Earlier this year, a new crop of perspective students came to Boise to meet with Jaap Vos and in hopes of becoming Boise State’s newest planning students.
Recently appointed Boise City Planner, Derick O’Neill, joined the students in an open lunch at the programs downtown classroom.
Derick was kind enough to say a few words, and a few of those dealt with the mistakes planners make. Understanding that planning is a process, Derick said mistakes are okay, as long as we learn from them and “fail forward.”
Failing forward has a good ring to it. It’s much like teaching your children to learn from their mistakes. But mistakes in the city aren’t as simple as the lessons of childhood.
As a child if you touch something too hot, you burn your finger and learn to be more careful around hot surfaces..
As a planner, if you don’t properly plan for traffic and build development that causes traffic congestion, you are looking at lots of unhappy citizens and years of struggles to get traffic flowing in that area.
The consequences of a plan can also take longer to establish, and once the steps have been made there is no going back. You might miss those historic downtown buildings, but there is no bringing them back once they have been bulldozed.
Keeping in mind that what doesn’t work for one city, may still work for another, let’s see what lessons there are to be learned from the missteps of others.
When design goes wrong
One of London’s newest skyscrapers, known as the Walkie Talkie Tower,has come with some unforeseen consequences.
Like a child burning ants with a magnifying glass, the curved nature of the structure has reflected and magnified the sun’s rays onto the streets around the structure, and warped the cars and bikes parked below. City officials have been forced to close parking in the areas affected, and developers are considering applying a film that will diffuse the light when it is reflected.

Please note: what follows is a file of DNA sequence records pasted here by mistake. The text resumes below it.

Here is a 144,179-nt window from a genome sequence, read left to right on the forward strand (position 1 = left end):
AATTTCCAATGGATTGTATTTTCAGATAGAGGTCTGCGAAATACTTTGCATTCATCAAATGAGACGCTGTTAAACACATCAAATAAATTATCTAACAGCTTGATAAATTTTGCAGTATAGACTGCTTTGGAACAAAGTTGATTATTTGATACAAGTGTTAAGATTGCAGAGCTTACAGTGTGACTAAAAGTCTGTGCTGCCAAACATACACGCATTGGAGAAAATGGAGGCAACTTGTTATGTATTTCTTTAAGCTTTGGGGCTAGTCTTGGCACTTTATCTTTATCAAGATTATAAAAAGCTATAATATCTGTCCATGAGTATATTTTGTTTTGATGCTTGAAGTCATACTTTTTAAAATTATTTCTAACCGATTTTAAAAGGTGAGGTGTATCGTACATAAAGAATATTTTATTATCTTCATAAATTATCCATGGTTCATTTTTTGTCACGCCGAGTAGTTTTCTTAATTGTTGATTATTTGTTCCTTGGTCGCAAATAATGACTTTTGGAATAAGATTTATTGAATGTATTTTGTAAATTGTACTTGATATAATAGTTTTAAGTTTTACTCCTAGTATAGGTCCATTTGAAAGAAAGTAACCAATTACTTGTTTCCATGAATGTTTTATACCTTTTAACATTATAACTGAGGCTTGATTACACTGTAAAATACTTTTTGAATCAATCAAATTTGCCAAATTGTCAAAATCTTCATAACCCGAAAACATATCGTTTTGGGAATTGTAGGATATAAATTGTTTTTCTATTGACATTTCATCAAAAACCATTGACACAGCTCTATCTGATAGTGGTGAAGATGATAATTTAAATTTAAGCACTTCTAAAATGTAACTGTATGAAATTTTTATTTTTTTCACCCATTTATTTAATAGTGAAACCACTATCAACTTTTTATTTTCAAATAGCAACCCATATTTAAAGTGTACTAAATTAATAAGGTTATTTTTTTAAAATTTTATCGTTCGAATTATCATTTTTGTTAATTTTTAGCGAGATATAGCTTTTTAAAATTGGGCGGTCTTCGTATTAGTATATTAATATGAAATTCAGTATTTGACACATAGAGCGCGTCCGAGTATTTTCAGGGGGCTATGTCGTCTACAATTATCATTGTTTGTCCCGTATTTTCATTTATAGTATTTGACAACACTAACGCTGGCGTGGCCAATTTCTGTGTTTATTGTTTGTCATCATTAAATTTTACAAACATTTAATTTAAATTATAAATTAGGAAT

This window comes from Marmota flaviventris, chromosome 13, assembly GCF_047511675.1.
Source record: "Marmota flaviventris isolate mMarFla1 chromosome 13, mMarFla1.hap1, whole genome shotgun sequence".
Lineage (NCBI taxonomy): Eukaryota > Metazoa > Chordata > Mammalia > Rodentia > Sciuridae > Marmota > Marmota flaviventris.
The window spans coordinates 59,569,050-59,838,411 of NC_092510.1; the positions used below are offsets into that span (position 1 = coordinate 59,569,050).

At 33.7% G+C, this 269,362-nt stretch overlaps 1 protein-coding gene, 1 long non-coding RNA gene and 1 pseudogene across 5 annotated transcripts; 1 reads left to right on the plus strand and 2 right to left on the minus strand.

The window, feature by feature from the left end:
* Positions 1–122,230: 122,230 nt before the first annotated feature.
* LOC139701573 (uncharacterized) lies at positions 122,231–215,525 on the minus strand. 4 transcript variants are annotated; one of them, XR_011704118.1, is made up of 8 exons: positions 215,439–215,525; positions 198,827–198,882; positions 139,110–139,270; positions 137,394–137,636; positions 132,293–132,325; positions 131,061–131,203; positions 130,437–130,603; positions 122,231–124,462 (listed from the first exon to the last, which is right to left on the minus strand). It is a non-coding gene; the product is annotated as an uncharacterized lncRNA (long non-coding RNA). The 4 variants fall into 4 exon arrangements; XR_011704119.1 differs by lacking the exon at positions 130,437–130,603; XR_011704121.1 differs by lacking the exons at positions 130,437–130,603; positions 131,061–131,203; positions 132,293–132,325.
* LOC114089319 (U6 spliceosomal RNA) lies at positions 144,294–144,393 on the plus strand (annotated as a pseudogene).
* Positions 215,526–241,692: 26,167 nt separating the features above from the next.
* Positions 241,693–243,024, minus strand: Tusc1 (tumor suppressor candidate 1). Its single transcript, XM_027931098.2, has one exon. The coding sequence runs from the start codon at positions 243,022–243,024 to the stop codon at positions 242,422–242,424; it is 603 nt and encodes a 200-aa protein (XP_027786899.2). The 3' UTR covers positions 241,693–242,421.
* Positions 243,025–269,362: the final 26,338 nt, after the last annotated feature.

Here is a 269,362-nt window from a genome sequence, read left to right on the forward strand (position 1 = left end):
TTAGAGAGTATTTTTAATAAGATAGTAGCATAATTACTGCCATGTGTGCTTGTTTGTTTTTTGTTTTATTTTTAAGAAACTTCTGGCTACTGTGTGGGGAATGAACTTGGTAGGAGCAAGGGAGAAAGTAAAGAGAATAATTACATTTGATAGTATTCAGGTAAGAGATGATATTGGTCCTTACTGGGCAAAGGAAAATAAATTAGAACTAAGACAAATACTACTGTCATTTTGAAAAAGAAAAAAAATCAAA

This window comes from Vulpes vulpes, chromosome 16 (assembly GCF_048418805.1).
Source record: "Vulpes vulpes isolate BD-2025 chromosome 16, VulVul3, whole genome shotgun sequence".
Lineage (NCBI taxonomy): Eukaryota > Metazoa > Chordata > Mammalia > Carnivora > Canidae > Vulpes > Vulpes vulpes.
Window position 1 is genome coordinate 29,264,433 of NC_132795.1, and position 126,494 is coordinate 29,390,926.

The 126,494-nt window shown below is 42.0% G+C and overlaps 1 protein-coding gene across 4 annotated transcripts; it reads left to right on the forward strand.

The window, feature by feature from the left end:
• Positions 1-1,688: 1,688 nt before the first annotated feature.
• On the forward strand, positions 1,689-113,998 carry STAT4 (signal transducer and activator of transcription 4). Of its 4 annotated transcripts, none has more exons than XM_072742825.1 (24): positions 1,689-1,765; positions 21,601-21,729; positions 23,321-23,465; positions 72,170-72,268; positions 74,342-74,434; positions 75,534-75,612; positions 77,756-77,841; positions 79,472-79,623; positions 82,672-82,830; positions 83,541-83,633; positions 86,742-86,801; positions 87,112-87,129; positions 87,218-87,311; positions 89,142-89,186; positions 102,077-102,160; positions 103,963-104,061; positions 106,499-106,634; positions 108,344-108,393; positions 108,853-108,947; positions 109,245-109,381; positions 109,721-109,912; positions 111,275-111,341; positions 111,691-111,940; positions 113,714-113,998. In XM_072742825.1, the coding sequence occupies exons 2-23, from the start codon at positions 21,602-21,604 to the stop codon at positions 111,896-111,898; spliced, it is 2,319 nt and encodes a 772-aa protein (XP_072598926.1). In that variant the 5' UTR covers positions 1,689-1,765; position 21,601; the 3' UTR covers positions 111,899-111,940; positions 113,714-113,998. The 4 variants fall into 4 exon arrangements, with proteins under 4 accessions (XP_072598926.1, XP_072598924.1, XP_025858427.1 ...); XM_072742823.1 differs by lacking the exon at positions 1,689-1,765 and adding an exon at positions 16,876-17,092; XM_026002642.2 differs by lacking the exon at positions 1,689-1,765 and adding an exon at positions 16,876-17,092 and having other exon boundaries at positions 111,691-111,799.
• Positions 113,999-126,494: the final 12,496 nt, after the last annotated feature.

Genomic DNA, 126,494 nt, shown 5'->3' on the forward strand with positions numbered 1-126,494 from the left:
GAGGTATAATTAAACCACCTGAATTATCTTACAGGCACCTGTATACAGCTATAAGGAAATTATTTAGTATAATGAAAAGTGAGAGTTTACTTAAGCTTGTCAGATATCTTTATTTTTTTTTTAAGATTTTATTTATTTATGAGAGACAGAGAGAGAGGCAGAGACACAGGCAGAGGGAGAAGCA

Unfortunately, this could have been avoided if developers had “failed forward.” The architect, Rafael Vinoly, also designed a hotel in Las Vegas, NV, that caused severe burns to hotel guests when light reflected off the hotel and into the pool area below.
While officials say this should only last a few weeks out of the year, it is still an issue that could have been avoided. No one wants to lose parking spots in the core of a city.
Bike shares- A tale of two cities
The bike share system in Paris has been in place since 2007.
A recent report indicates that in 2012, over 9000 bikes were stolen or damaged. Of the 23,800 bikes provided or promised, only 14,000 remain in service.
Go north across the English Channel, and we find London’s bike share has been much more successful. They have seen only 143 thefts since it was implemented in 2010.
What did London do that Paris didn’t? How can their lessons help us “fail forward?”
The difference in success may have come from the differences in size. Paris sought to extend their bike share out into the suburbs, but it’s in those suburbs that the majority of the thefts took place. Meanwhile, London’s bike share is limited to the central area. Video surveillance may also have helped. Most of London’s public spaces have CCTV cameras, making it easier to catch criminals.
Lesson? Keep it small and close to the core, and find a way to monitor the bike share stations.
Forward failing we go
These may seem like two small examples, but any lesson to be learned is as important as another when it comes to our cities. With limited funding and the sheer permanence of the built environment, it’s the little things that matter. In a downtown core, where parking is a key issue, having a building that reflects light and requires parking bays be closed can have large consequences. Consequences that could have been avoided by paying attention to past mistakes.
Let’s say we want to give the people in our suburbs more transportation options and it comes down to a bike share or extending bus services. Bike shares certainly are trending. One could argue that the health benefits of biking due to increased physical activity and lower carbon emissions make this a no-brainer. But let us remember the tale of two bike shares. It might be that expanding buses is the right plan, if we consider the vandalism and theft of the bikes in the suburbs of Paris.
Failing forward is a good way to look at the planning process, but there is no need to fail where others already have. Allow the lessons learned by other cities to guide us forward as we work towards bettering our cities.